I first saw the Aurasma app in 2011 when it went by the name Aurasma Lite.  While it looked cool, I had already seen apps like Yelp and had an augmented reality UFO shooter game on my iPhone that made that experience forgettable.  Fast forward to 2013.  Google Glass is all over the news and I have been doing a lot more work with iPads in the classroom.   That combination drew my attention to the concept of  Augmented Reality  in the Classroom.  A Google search for that term finds Aurasma Studio only a few clicks away.

Wow is all you can say when you see a really cool Aura (the augmented reality experience made possible by the Aurasma app).  With Aurasma studio a teacher or technology facilitator is able to create a truly unique experience for their students in a manner of minutes.

Here is an example of an Aura that I created for an up coming Earth Day activity.  I downloaded a short video clip from Youtube (using Keepvid.com) and then set to work with Aurasma Studio and in only a few minutes made this (while shown on a computer, the students will interact with it on paper).

Not bad for a first try.   The software is intuitive enough that I needed no formal instruction to know what was what in there. Future Auras should take no more than 5-10 minutes to create.  A small investment for the awesomeness that is produced.

It boggles my mind that this is not taking off like wildfire in the classroom.  To get  started, check out this video tutorial form the team at Aurasma and then apply for a free Aurasma Studio account.  The Aurasma app your students will need to access your Auras is also free and is available for both iOS and Android.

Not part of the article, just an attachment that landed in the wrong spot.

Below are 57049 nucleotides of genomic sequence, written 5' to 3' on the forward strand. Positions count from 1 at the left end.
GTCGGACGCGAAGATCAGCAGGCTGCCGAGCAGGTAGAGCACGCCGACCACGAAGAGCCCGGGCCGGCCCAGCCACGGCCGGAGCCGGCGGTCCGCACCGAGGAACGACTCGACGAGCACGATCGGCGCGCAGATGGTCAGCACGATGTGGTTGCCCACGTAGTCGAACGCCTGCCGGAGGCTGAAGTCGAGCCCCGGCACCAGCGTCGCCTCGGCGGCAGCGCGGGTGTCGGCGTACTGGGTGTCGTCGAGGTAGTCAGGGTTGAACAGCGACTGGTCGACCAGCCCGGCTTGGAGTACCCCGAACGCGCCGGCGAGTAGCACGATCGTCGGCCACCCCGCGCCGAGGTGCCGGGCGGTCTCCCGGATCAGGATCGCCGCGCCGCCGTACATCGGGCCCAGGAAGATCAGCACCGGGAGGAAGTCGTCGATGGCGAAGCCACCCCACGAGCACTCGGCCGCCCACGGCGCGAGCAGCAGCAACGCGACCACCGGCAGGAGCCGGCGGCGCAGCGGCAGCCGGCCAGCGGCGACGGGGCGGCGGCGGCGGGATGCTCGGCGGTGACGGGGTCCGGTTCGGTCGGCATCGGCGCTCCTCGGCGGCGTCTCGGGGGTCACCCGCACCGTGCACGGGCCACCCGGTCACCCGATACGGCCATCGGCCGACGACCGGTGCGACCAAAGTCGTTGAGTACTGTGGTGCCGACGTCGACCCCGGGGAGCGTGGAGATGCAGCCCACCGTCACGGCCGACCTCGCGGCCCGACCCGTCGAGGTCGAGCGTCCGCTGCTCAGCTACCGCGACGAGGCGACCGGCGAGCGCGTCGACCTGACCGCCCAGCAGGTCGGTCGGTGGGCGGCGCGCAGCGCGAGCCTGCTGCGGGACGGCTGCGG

*One tiny bit of advice.  Do not forget to have your students follow your Aurasma Channel so they can view your Aura's.  They simply need to do a keyword search for your channel, then click the Follow button and they will be good to go.  







http://www.flickr.com/photos/turkletom/4325703868/

Wednesday, April 10, 2013

12 Free Super Tools for Teachers


Batman was a favorite childhood superhero because he was just a regular dude.  He had no super powers,  the only thing that separated him from everyone else was the desire to be awesome and some amazing toys.

Fast forward 30 years and the model still fits.  Teachers with a desire to go above and beyond have a much simpler path today, then they did even ten years ago.  Digital tools, like the ones spotlighted below, have a magnifying effect on a teachers ability.

Is this an end all be all list?  Nope.  Just tiny taste of some tired and true beauties. 

A few of these are spotlighted in detail in various various posts on this blog.  If you would like more information on any of them, feel free to ask.




photo credit: Brett Jordan via photopin cc

Wednesday, January 30, 2013

Become a Communication Ninja: 7 Free Tools for Teachers


The image above is a compilation of photos depicting a common sight.  Smart phones and texting have become a way of life.  What was once considered a luxury item has become common place, and it is even considered as essential as food, water, and shelter by many of our students.  That last bit might seem like a bit of a stretch, but when polling students, I often get "texting" as the #1 answer to the question "What do you do in your free time?"